Competitive Doc Rivers loves the Sixers' young pieces
"For me, it’s a job you just couldn’t turn down," the new coach said of joining the Sixers.
Doc Rivers has a chip on his shoulder.
The 76ers new coach admitted that Monday afternoon. But he’ll tell you it’s not because of how his tenure ended with the Los Angeles Clippers.
The Clippers fired him on Sept. 28. That came a couple of weeks after his team blew a 3-1 lead in a second-round playoff series loss to the Denver Nuggets. This marked the second time with the Clippers and third time overall that his team has lost a playoff series despite having held a 3-1 lead.
“I don’t think I need to show people anything,” said Rivers, who with 943 victories is the NBA’s 11th all-time winningest coach. "I think my numbers say what I am.
“Having said that, I’ve had a chip for 20 years. I really have," added Rivers, who was hired as the Orlando Magic’s head coach in 1999 with no prior coaching experience. "Remember I got the job my first year, and ‘How is he getting the job already?’ ”
So there’s always something for him to have a chip about. To know Rivers is to know the former All-Star point guard who turns 59 next week is as competitive as he’s always been.
“The day that I’m not a competitor is the day I stop coaching,” said Rivers, who will begin his 21st full season in January.
His next challenge involves turning the Sixers into an NBA champion. That will take getting some players out of their comfort zones and possibly reshaping the roster.
Perhaps the biggest question is how Rivers will handle All-Stars Ben Simmons and Joel Embiid.
The 7-foot-2 Embiid loves roaming the perimeter and shooting three-pointers. He, however, is hard to stop in the paint.
Simmons has a hesitancy to shoot from the perimeter. The big question is whether he will remain at power forward, where he finished the season, or go back to point guard, where he was a third-team All-NBA selection.
How will Rivers utilize the standout duo?
“I think I have to get in the gym a little longer to give you that answer,” he said. “But the second part is this. They’ve won 65% of the games they’ve played in. So it clearly works when they play together.”
Rivers is amazed by Embiid’s talent.
The coach noted the current generation of big men is shooting three-pointers and, in some cases, running the offense. He came to the realization that Embiid can do all of those things by watching film of the center the last couple of days.
“I remember a game, I think it was three years ago in L.A., that he came in and had a dominant performance,” Rivers said. “I think he is a dominant big man, and will be a dominant big man for me.”
Meanwhile, the coach downplayed Simmons' hesitancy to shoot from the perimeter, saying he’s not concerned about it.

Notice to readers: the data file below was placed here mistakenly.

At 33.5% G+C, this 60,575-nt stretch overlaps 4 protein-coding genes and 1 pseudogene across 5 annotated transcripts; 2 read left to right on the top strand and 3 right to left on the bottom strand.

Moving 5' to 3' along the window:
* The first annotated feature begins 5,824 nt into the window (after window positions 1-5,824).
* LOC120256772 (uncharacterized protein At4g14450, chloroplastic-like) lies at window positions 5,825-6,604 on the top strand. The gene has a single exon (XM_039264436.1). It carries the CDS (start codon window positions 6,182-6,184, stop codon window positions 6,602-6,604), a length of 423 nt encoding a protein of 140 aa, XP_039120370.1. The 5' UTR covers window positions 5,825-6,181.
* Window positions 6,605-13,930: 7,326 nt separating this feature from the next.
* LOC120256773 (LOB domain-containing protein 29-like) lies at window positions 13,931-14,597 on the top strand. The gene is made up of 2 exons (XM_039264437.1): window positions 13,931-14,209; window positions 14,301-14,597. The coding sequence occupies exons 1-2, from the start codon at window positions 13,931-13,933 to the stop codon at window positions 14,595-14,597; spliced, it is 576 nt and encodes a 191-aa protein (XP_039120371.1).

“I really am not,” he said. “I’m concerned about figuring out the way to win, and if it takes doing all that, we’re going to figure that out.”
Rivers points out that Simmons can create scoring, whether for himself or a teammate. He noted that the 24-year-old is a two-time All-Star and first-team All-Defensive selection.
“Listen, he’s young," Rivers said. "I’m sure there are things that we’re going to work on and get him better at, and get him better at attacking. But I can’t tell you yet how I am going to do that.
“But I just have confidence that we can get this team to winning, and being a winner.”
Rivers didn’t disclose a preferred position for Simmons, saying he rarely labels a player a one, two, three, four, or five. He doesn’t get lost in the “minutiae” or position his guys play. Instead, Rivers looks at how many points his team scored. He doesn’t care how those points are scored.
“We have Ben that can score points,” Rivers said. "We have Joel. We have Tobias [Harris]. We have Shake [Milton]. We have Josh [Richardson]. This team is loaded with talent.
“We just have to figure out how to make it work the best.”
The Sixers failed to do that this season despite being among the league’s preseason favorites.
But their towering lineup led to well-documented spacing issues when free-agent signee Al Horford was on the floor with Embiid and Simmons.
“We have to play together, you know,” Rivers responded to playing the duo together or bringing Horford off the bench. “But I can’t tell you what my first lineup is going to be on the first day on my job.”
Horford was taken out of the starting lineup in February because the pieces didn’t fit well. He returned to the lineup only because Simmons was sidelined by a back injury before the NBA shutdown (back) and a knee injury in the NBA bubble.
Rivers also takes over a squad with $148.7 million tied up in 11 players next season. A bulk of the money will go to Harris ($34.3 million), Simmons ($30.5 million), Embiid ($29.5 million), and Horford ($27.5 million).
The problem is that the league’s salary cap could remain at its current $109.1 million or even drop because of lost revenue due to the coronavirus pandemic. The same can be said of this season’s luxury-tax threshold of $132.6 million.
So Rivers, who will have a say in personnel decisions, will have to at least try to make adjustments to the roster.
But on Monday, he spoke of loving the pieces.
“When [general manager Elton Brand] called, it was an easy, ‘Get on the plane and take a look’ for me,” said Rivers, who mentioned he considered taking a break from basketball.
"You look at these players, these young players, and ... the fact that they’ve had so much success in so many ways at the ages they are already, and where I think they can go, " he continued. "For me, it’s a job you just couldn’t turn down.
“That’s why I’m here. Just really excited about it.”
And he’s still as motivated as he was a 38-year-old coach taking over the Orlando Magic.